May 2022, English, 9.5 x 12.5 in, 70 pages, softcover, full color
Edition of 1000
Design: Sming Sming Books

Edited by Bridget R. Cooks
With texts by Bridget R. Cooks, Bertis D. English, and Jennifer Jankauskas

Through her immersive drawing installations and painstaking attention to detail, Lava Thomas creates opportunities to celebrate the beauty of African American life. Lava Thomas: Homecoming brings three bodies of her work together for the first time, Looking Back (2015–2021), Mugshot Portraits: Women of the Montgomery Bus Boycott (2018­–), and Decatur (2022). These works demonstrate Thomas’s dedication to exploring personal and cultural narratives of survival and bravery against the odds. 

Thomas’s line-stroke drawings, Mugshot Portraits: Women of the Montgomery Bus Boycott, depict women who were arrested for participating in the 195556 boycott. Across a diversity of age, size, and class, these women planned and participated in the first mass action of the modern Civil Rights Movement. Thomas reinterprets their mugshots found in the criminal archive and translates them into life-size, loving homages. In Looking Back, she presents four drawings of women whose photographs she found in her family photo album, inspired by the strong presence communicated through their pictures. Decatur consists of Thomas’s drawing of her great-great-great-grandfather, Charles H. Arthur, as an elder along with fourteen prints of documents—affidavits, depositions, and a report from the Department of the Interior—that detail the eight-year-long legal battle Arthur fought to receive his army pension. These works visualize the importance of photography, portraiture, and history, further demonstrating Thomas's commitment to making the past part of the present.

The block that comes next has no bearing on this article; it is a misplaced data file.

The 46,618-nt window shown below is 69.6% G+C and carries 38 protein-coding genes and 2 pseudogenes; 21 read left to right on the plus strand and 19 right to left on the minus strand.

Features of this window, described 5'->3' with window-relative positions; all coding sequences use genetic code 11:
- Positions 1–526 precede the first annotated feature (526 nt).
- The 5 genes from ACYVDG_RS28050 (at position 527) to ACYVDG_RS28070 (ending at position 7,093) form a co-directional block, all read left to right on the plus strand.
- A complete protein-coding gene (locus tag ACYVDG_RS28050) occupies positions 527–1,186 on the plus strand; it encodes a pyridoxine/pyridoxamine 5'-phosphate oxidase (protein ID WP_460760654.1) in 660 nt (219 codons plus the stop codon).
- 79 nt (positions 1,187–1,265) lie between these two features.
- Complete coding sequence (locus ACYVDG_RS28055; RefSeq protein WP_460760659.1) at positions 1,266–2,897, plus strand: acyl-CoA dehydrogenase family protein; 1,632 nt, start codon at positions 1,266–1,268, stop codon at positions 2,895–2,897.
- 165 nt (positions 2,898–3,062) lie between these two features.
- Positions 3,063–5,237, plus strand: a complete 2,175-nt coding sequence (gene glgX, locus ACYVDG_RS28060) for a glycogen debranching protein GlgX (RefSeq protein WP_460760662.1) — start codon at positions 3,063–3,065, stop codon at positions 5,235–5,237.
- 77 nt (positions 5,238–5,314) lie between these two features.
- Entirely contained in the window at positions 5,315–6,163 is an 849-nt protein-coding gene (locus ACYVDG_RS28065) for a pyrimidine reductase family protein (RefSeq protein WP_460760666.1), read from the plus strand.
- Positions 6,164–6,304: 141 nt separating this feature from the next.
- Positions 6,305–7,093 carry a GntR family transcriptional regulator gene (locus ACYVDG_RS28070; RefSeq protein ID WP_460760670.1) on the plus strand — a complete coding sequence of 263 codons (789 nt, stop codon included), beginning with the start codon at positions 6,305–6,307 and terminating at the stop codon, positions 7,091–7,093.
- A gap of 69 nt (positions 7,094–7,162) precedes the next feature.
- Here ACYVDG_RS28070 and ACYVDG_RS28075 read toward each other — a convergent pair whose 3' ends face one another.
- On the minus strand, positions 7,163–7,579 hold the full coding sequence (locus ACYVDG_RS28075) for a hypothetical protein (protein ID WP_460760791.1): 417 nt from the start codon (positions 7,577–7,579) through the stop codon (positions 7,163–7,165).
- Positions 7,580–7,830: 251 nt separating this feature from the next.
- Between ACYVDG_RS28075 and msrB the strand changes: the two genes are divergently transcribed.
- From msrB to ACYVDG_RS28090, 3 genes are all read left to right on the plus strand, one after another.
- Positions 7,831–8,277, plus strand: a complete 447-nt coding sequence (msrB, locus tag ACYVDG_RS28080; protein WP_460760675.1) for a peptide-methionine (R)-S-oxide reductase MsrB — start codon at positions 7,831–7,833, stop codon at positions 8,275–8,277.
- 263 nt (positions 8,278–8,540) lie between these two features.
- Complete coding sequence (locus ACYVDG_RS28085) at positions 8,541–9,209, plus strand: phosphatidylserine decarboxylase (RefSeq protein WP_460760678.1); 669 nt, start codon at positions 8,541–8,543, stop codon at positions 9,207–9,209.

Lava Thomas tackles issues of race, gender, representation and memorialization through a multidisciplinary practice that spans drawing, painting, photography, sculpture, and site-specific installations. Drawing from her family’s Southern roots, current and historical socio-political events, intersectional feminism and African American protest and devotional traditions, Thomas’s practice centers ideas that amplify visibility, healing, and empowerment in the face of erasure, trauma and oppression.